terraces that come down. This is the location of Tea on the
Tiber, possibly integrating some of those walls or
elements of the wall – that that becomes a gathering space
in the area. And then this might be another ramp system
that comes down. And it – where we’re showing the paving
– the rock embedded into the paving – the concrete that I
showed some examples – they might be – use a subtle color
differences that represent some of the building locations
that were once there. And then also trying to incorporate
green – some smaller trees along Main Street, some
planter beds within the channel. This allows us – with
widening this, this would allow us to create a wider
area along Lower Main Street on the north side for
sidewalk. We’re proposing that the parking be removed along
Lower Main and that there’s drop off and pickup and
delivery zones, but the parking along here is removed
because of the hazard of the cars in the way. It’s very
important that, whatever the design of this incurs, we keep
the ability for water to flow into the existing Maryland
Avenue culvert as well as the new proposed culvert. So
that’s going to determine where we could have steps and
terracing and the degree to which they can be. And again,
there’s a lot of back and forth design in the modeling.
This is the cross-section that was included in the McCormick
Taylor model. On their modeling, it was a series of
about three-foot high terraces that step down to the channel.
This is in the vicinity of Tea on the Tiber and Shoemaker
Country. And then we’re looking at – we looked at –
these are some crude model views. There’s different ways
we could look at this, whether it’s the three-foot terraces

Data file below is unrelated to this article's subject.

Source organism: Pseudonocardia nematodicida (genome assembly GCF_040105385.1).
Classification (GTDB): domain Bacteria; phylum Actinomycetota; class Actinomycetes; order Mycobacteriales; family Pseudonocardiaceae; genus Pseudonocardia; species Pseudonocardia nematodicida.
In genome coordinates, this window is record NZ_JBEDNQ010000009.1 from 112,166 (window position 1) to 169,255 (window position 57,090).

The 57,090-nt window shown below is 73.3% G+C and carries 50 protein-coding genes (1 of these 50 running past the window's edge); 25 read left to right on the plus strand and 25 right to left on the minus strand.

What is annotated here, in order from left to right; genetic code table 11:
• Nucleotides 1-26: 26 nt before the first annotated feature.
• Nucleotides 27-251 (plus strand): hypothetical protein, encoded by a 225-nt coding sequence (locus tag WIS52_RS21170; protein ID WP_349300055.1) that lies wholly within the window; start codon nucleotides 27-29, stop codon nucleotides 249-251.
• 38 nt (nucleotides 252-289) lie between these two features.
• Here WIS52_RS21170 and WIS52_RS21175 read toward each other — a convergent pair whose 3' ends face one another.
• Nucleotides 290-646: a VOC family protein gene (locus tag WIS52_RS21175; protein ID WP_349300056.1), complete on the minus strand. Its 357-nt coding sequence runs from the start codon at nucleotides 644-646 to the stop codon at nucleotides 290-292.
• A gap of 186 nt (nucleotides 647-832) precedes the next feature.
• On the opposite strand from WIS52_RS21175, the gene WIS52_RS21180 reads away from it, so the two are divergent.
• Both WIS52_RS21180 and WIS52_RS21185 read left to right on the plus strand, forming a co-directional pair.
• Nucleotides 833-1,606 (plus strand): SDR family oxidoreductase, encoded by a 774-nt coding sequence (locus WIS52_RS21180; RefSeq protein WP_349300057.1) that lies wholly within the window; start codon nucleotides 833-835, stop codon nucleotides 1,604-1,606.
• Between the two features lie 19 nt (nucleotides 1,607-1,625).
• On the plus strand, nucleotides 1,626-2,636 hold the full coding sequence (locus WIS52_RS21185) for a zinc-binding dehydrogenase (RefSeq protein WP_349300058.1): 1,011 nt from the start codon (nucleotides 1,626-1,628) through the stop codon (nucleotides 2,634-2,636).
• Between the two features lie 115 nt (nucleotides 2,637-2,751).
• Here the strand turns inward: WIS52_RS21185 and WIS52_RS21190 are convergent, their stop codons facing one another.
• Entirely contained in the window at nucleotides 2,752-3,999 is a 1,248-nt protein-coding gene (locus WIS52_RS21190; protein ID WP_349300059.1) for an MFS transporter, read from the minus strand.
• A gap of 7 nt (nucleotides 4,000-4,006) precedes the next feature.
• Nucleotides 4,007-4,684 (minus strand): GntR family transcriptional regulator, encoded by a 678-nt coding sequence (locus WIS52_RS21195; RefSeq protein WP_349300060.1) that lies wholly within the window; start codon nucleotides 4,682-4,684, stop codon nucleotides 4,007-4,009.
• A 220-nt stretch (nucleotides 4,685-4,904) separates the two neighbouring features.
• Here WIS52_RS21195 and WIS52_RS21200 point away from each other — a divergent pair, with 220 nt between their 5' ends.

or a series of smaller terraces that allow you to get
down into the space easier. It may be a series of steps or,
in the bottom right, if the hydraulics indicate that we
need to have a wider channel, it may be a broader channel at
the bottom like we saw in some of those examples from Korea
and China, with most of the wall and grade change
happening at Main Street and getting a wider sidewalk area
there. So in cross-section, this is just showing – you
know, ideally, we’d love to have more terraces and steps
that allow people to get down to the channel at different
areas, and that’s what’s represented in this plan here
that we just walked through. We had – and during our MPAD
advisory meeting, the question asked, well, what’s the sizes?
What’s the scale? It is a large, open space. So we have
put that in comparison. So if you were to drop lot F on top
of the lower main channel, that’s the size of it. So just
for a scale comparison of that area. We’ve done a series of
prospective views because I think it’s difficult to see it
in plan view. This is standing over – if you’re over St.
Paul’s Church up on St. Paul’s Lane, looking to the north
east on Main Street. So this is looking at how that open
channel would be. You could start to see, with the
opportunity with the pavement color or subtle changes in the
pavement to indicate where buildings were, you know,
incorporating some foundation walls that might extend across
a stream channel or lines that represent that. Again, there’s
a number of ways to represent that. An important feature,
too, is in terms of life safety, we’re showing a bridge
in this location. The most useful bridge benefit would be
in the Caplan’s area, but that comes into a high hillside.
We’re showing the potential ramping and steps up to St.
Paul Street. The bridge here may have to be at a high
enough elevation to allow the floodwaters underneath, so it
may require some ramping and stairs in this area, or even
an elevator. And so if there’s a structure there that might
support some other structures that could represent the
facade of the building that was there. And so this is
showing – just dropped in very – like, the – this could be –
we saw some of those metal out – those outlines of buildings.
There might be an opportunity for the Caplan’s with the
Caplan’s sign where it once stood, the T and the Tiber,
and this is the Bean Hollow – the art deco facade of the
lower level. So again, that’s just showing how some of those
elements could be incorporated in, not determining which ones
they are at this point. This is another view, looking from
– looking in the other direction toward St. Paul
Street. Again, getting a sense of the ramp up to St. Paul
Street from the Caplan’s area. And then some of the broad –
the channel. We’re – as you could see, we’re – in the